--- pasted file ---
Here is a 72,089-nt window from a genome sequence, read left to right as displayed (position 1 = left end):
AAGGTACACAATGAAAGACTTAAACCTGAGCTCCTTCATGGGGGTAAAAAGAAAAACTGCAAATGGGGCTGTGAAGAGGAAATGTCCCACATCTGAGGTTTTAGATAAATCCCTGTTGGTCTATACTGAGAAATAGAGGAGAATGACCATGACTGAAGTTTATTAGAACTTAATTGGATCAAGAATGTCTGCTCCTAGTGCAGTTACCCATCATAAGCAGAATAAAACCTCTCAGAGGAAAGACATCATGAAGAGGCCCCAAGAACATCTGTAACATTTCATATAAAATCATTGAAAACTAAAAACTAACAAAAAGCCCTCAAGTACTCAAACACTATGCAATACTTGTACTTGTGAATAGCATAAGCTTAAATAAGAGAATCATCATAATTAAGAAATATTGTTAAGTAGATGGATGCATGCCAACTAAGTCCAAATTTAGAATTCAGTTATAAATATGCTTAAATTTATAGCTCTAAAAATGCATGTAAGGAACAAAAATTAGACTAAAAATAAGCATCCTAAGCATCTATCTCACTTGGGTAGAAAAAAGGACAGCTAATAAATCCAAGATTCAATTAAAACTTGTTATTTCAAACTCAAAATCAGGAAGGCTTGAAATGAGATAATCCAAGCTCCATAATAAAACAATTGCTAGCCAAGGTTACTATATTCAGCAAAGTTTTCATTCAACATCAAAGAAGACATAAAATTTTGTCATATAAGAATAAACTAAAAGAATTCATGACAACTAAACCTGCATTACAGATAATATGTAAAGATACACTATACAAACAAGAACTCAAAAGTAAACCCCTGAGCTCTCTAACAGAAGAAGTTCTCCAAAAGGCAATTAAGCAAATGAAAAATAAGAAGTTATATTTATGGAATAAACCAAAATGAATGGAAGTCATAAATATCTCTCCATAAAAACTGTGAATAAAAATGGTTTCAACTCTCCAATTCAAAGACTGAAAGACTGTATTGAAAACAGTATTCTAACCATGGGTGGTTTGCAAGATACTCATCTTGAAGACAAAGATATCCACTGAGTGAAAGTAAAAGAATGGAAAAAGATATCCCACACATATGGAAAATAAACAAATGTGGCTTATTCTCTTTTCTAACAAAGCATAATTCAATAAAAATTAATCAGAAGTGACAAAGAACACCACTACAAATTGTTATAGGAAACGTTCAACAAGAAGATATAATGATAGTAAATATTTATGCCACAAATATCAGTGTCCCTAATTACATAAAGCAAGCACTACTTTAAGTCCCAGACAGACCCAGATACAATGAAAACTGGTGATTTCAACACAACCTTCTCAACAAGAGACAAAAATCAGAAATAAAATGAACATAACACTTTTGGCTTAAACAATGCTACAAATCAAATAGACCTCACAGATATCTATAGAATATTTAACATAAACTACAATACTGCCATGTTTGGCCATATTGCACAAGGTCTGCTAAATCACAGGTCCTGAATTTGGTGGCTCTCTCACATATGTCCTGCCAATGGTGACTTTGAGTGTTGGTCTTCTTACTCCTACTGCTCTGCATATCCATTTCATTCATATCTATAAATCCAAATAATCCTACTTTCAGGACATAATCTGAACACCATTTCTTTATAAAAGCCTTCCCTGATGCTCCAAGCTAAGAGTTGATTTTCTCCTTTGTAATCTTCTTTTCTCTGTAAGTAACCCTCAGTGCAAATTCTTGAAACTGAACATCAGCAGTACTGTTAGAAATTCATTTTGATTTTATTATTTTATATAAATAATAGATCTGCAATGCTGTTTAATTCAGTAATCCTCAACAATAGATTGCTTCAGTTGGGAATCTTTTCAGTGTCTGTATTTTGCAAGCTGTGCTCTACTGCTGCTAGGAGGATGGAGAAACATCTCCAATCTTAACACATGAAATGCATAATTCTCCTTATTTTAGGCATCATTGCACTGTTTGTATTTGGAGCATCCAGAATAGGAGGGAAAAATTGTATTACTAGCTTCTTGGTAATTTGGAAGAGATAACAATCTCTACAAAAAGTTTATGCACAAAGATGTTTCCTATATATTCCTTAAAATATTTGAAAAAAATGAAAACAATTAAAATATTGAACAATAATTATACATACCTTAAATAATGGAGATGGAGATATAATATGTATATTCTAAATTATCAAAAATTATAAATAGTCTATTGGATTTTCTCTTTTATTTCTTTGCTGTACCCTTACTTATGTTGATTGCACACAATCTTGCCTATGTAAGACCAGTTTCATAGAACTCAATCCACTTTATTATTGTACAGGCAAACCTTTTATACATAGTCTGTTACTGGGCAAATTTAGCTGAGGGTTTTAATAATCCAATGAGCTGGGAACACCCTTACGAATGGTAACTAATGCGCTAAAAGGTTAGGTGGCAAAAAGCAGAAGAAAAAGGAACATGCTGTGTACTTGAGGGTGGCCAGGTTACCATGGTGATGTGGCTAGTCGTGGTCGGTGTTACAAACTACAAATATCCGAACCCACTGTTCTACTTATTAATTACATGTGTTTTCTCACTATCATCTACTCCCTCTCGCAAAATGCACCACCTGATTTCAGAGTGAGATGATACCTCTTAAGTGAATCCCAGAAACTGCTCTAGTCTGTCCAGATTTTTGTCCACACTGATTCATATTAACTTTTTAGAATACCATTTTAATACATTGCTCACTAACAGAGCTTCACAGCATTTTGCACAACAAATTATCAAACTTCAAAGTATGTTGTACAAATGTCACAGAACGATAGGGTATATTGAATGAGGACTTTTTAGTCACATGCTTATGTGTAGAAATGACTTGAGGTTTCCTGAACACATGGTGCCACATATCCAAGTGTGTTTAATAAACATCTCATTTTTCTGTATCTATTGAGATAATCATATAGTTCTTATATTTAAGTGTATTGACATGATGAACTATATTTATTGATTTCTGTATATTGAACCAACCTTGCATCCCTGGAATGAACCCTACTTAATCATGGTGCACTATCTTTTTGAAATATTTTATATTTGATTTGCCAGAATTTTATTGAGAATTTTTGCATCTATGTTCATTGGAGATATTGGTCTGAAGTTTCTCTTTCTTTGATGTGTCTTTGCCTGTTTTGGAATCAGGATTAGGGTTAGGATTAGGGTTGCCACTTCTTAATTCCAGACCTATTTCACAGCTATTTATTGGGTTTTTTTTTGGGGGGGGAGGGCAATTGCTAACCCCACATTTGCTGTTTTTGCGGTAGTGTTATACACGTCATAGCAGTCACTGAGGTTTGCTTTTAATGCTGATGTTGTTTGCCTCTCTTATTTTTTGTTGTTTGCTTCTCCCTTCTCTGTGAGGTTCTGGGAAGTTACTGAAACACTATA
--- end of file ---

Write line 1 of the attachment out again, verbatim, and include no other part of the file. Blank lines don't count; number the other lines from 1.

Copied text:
Here is a 72,089-nt window from a genome sequence, read left to right as displayed (position 1 = left end):